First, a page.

First and foremost, teachers should focus on their relationship with the students, because without that bond, there is little chance of managing the classroom efficiently. Students should be aware that the teacher wants them to be successful both in and out of the classroom (Backes & Ellis, 2003). The best way for teachers to show students this desire is to exhibit a personal interest in all aspects of the students’ lives (R.J. Marzano, J.S. Marzano, & Pickering, 2003). A personal interest can be revealed by a variety of simple tasks including cheerfully greeting students in the hallway (Backes & Ellis, 2003), talking informally with students before and after class, attending various extracurricular activities and acknowledging the students’ participation and achievements in those activities, and saying hello to students in places outside of school such as the mall (R.J. Marzano, Pickering et al., 2003). Students’ lives and emotions outside of the classroom should be valued by teachers, because students are more likely to respect themselves and their classmates when they believe that their feelings are respected and cared about by teachers (Wessler, 2003). Essentially, students, “like all of us, respond better to correction – even ultimatums – from someone they know and respect” (Mathews, 2000).
Once teachers have established a bond with their students, it will be easier for them to create an inviting and comprehensive classroom environment. When teachers have good relationships with their students, they learn more about the students as individuals, and thus become more aware of the student’s interests, needs, and family background. Teachers can use this information to make sure that every student feels that they belong in the classroom. This is important because students who do not feel valued in the classroom will have difficulty focusing on academics and/or relationships with their classmates (Wessler, 2003).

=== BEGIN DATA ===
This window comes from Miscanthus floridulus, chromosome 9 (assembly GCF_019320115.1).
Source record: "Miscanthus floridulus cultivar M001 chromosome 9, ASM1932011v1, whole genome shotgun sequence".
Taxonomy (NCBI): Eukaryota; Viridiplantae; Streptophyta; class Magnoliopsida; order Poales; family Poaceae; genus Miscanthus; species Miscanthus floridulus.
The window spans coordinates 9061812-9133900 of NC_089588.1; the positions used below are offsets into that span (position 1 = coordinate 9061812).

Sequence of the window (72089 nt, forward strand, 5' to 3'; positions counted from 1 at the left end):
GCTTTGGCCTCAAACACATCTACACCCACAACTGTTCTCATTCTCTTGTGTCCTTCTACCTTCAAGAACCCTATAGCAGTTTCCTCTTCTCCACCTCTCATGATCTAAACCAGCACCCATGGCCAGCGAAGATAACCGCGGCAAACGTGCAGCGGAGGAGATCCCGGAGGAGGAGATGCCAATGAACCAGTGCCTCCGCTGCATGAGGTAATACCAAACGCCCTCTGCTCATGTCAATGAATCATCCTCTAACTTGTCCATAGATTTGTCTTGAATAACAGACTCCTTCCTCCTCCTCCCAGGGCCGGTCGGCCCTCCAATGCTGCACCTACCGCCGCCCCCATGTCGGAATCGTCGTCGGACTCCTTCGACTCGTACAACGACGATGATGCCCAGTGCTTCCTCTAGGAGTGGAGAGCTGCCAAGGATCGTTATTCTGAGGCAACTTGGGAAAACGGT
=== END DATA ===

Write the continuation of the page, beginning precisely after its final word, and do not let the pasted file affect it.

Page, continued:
After establishing relationships with their students, teachers can begin looking at other aspects of classroom management. One of the most difficult aspects for most teachers to master is behavior management. The first step in managing students’ behavior involves rules and procedures. Rules tell the students what behavior is expected of them in the classroom, and procedures deal with how things get done in the classroom (Evertson, 2003). The misbehavior of students can often be attributed to an uncertainty of what is expected of them. Teachers can prevent this by establishing rules and procedures within the first few days of school (Backes & Ellis, 2003). The best method for doing this is to include the students in the process of making the rules and procedures. When students have an input on what rules are being set for the classroom, even if the final rule ends up being different than they would have hoped, they are willing to follow that rule because they...